The snow cone is a brilliantly simple pleasure.
Powdery ice and fruit syrup mingle in a paper cone that at some point goes limp and buckles. Slurp what you can as the ice melts, but the sticky juice drips down your arms anyway. Then play connect-the-dots with drops on your shirt. Ah, the telltale signs of summer.
There's not much that will make you feel more like a kid again than a snow cone. And as a treat for your Fourth of July party?
Making snow cones at home is a simple proposition and one that can be tailored for adults by spiking the snow with rum or vodka. A snazzy martini glass can even replace the cone. Think daiquiris, mojitos and pina coladas and tinker accordingly. Frozen concentrates made for blender drinks can do double-duty as snow cone syrup.
Hawaii is famous for its shave ice and New Orleans for its snoballs. The ice used in those frozen treats is more powdery than what you buy at carnivals and from the ice cream truck. It is not crunchy and almost looks liked whipped cream. Also, these regional specialties are often flavored by more than juice. Ice cream and condensed or evaporated milk may be added to the ice.
To make more traditional snow cones, there are several, relatively inexpensive countertop snow cone makers on the market. I have a Hamilton Beach Icy Treats Maker ($29.99 at big-box home stores), and it does the trick fine if you're cranking out snow cones for a small group. It only makes enough for two snow cones at a time. However, I prepare ice-packed cones in advance, store them in the freezer and squirt on the juice just before serving.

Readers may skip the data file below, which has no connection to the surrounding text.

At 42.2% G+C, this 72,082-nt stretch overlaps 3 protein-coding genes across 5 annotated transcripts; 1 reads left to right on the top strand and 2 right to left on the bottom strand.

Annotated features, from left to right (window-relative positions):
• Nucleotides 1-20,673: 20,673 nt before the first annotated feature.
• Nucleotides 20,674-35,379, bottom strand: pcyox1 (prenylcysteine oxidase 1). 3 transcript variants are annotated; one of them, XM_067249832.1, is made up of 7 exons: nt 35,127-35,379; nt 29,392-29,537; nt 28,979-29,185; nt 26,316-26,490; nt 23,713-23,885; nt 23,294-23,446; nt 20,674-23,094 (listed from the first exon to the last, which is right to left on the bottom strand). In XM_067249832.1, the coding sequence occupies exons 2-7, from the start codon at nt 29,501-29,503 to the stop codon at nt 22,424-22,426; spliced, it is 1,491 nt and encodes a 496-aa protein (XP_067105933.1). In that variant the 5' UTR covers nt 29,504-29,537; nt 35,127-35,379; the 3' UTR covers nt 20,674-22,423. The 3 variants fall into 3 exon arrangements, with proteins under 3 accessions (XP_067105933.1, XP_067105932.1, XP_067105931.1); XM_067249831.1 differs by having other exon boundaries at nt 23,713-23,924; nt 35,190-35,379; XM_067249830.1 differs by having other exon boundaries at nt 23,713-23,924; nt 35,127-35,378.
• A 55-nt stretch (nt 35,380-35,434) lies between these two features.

For a big crowd, consider renting a snow cone machine. That will set you back about $50 for the day, but you'll be able to crush more ice and avoid making people wait for their treats. That's never fun.
Most places that rent tables, chairs, tableware and glasses also have snow cone and popcorn machines. For instance, Rent-All City in St. Petersburg (7171 22nd Ave. N, (727) 381-3111 or rentallcity.com) offers a day rate of $45. Rental businesses may also sell paper cones and jugs of juice.
Restaurant supply outlets, such as GFS Marketplace in St. Petersburg, Clearwater and Brandon, also stock the cones and juice. A pack of 200 paper cones is about $6 and a 2-gallon jug of juice is about the same. (Go to gfs.com for locations.)
You can also crush ice in your food processor, but it probably won't be the consistency you want. Don't pulse it too long or it will melt.
The flavor part
Strawberry, blueberry, tropical punch, lemon, lime, cotton candy, cherry — you name it — can become a snow cone flavor. You can even replicate the coveted rainbow snow cone if you buy squirt bottles for your juice.
The simplest way to make syrup is to heat equal parts of water and sugar, then let the mixture cool. To 2 cups of simple syrup, add a packet of unsweetened powder drink mix, such as Kool-Aid. Each snow cone will slurp about 3 tablespoons of syrup.
Another way is to mix 2 parts thawed frozen concentrate with 1 part water.
I surveyed frozen concentrates for this story and got some great ideas for snow cones. Mojito mix is mostly lime, and with a little rum mixed in became a refreshingly adult snow cone. Same with strawberry daiquiri mix.
A frozen pina colada mix became the dessert pictured on this page. Rum is added to the thawed concentrate before the mixture is ladled over the ice balls. A sprig of mint and chunks of pineapple are the garnish.
As for the inevitable drip from the point of the cone, place a mini marshmallow inside at the tip before adding the ice.
Now we've thought of everything.
Janet K. Keeler can be reached at firstname.lastname@example.org or (727) 893-8586. Follow her on Twitter, too (@keelerstircrazy). Read her daily recipe blog, Stir Crazy, at blogs.tampabay.com/food.